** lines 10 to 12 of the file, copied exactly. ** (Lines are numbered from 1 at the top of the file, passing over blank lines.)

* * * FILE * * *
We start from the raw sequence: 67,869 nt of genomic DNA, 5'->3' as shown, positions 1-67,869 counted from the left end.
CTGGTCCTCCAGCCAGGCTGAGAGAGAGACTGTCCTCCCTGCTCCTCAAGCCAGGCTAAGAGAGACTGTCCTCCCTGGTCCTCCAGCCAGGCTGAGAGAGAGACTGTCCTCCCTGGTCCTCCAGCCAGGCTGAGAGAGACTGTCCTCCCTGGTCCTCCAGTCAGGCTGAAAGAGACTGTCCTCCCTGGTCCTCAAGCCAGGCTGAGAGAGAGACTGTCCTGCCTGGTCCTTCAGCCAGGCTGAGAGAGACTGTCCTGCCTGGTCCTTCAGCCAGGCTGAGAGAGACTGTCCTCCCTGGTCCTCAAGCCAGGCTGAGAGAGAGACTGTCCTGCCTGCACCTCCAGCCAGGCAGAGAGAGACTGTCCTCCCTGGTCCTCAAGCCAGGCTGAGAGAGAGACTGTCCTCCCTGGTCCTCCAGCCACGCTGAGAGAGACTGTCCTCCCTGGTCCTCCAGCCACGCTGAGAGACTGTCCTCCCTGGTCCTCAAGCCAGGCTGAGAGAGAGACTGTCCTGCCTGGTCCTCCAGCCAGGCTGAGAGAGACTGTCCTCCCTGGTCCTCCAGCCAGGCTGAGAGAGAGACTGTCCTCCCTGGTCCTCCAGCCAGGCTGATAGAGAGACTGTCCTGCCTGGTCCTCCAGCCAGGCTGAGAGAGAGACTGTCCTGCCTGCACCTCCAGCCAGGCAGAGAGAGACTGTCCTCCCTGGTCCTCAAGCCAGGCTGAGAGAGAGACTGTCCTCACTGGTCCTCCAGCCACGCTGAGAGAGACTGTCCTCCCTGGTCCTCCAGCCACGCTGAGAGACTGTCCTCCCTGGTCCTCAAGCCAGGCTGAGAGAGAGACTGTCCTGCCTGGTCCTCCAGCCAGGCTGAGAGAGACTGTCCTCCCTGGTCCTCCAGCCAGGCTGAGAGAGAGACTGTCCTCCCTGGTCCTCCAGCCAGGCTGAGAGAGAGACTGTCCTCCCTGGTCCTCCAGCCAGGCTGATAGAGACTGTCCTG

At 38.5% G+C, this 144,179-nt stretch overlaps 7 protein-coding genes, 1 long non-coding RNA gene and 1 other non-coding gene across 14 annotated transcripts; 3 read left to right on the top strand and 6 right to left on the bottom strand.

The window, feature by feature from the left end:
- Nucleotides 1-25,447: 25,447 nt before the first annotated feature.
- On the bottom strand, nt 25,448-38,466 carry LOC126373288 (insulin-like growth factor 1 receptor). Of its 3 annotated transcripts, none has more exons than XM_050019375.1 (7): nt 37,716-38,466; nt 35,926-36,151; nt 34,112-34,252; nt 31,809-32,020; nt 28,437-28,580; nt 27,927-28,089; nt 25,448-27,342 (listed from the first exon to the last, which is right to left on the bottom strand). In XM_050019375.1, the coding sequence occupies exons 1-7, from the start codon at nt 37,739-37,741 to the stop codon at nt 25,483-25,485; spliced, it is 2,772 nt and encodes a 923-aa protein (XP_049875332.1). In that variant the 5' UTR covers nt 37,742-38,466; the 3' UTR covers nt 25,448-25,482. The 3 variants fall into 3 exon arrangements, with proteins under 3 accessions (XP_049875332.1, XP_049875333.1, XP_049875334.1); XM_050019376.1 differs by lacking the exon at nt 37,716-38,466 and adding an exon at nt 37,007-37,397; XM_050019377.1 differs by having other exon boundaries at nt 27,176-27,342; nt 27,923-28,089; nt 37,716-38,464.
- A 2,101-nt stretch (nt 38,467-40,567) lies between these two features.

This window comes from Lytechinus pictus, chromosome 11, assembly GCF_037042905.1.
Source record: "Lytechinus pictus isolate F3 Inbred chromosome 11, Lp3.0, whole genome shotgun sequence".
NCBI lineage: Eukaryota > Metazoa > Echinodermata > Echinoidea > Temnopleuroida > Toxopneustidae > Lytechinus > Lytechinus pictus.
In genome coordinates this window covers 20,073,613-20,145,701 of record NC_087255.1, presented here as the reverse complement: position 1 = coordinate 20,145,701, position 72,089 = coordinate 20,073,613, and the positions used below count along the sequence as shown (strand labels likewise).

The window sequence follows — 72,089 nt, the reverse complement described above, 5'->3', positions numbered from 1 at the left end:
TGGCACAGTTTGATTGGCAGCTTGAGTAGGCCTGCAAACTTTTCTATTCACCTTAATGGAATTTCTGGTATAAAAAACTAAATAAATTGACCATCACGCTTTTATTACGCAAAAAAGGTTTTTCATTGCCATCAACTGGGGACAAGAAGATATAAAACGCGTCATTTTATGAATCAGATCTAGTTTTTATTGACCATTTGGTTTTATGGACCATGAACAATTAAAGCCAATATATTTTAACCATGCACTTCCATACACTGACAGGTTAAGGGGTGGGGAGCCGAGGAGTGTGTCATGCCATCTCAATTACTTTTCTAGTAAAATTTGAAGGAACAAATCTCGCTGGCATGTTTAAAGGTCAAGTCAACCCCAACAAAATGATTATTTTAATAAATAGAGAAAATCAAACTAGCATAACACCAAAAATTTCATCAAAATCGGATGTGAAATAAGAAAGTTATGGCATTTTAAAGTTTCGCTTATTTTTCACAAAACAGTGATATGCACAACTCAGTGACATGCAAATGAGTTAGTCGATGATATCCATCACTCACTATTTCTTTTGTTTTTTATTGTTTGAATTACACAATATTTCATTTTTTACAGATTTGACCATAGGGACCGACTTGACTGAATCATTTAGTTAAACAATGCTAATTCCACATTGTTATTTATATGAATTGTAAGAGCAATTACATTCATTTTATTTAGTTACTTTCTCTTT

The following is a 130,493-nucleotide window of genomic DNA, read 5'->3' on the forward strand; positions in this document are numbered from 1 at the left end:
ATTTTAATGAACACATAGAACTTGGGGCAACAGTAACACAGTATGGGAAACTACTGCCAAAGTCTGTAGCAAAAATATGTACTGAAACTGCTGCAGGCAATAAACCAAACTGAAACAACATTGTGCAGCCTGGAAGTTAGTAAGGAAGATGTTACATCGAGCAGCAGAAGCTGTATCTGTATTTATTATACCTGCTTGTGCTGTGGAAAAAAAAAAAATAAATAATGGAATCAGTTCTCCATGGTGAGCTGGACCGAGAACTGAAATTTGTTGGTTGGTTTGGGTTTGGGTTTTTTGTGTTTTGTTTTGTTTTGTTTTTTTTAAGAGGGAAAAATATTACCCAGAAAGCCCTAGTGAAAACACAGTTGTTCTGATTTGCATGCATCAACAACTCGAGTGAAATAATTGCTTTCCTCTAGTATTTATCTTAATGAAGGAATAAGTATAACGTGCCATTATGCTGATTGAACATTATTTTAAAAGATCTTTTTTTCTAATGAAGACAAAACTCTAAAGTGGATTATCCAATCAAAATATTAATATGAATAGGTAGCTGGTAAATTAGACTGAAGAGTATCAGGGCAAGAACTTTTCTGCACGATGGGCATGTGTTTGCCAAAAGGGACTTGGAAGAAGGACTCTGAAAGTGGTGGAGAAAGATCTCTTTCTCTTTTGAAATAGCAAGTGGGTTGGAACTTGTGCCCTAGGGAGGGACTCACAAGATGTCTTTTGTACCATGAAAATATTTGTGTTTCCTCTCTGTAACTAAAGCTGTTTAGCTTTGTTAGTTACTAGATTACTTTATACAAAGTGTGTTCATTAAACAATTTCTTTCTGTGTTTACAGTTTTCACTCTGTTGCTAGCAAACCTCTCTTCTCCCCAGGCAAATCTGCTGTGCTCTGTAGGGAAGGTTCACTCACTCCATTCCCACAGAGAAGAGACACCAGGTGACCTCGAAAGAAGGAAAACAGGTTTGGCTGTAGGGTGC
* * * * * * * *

NCBI lineage: Eukaryota > Metazoa > Echinodermata > Echinoidea > Temnopleuroida > Toxopneustidae > Lytechinus > Lytechinus pictus.
In genome coordinates this window covers 20,073,613-20,145,701 of record NC_087255.1, presented here as the reverse complement: position 1 = coordinate 20,145,701, position 72,089 = coordinate 20,073,613, and the positions used below count along the sequence as shown (strand labels likewise).

The window sequence follows — 72,089 nt, the reverse complement described above, 5'->3', positions numbered from 1 at the left end: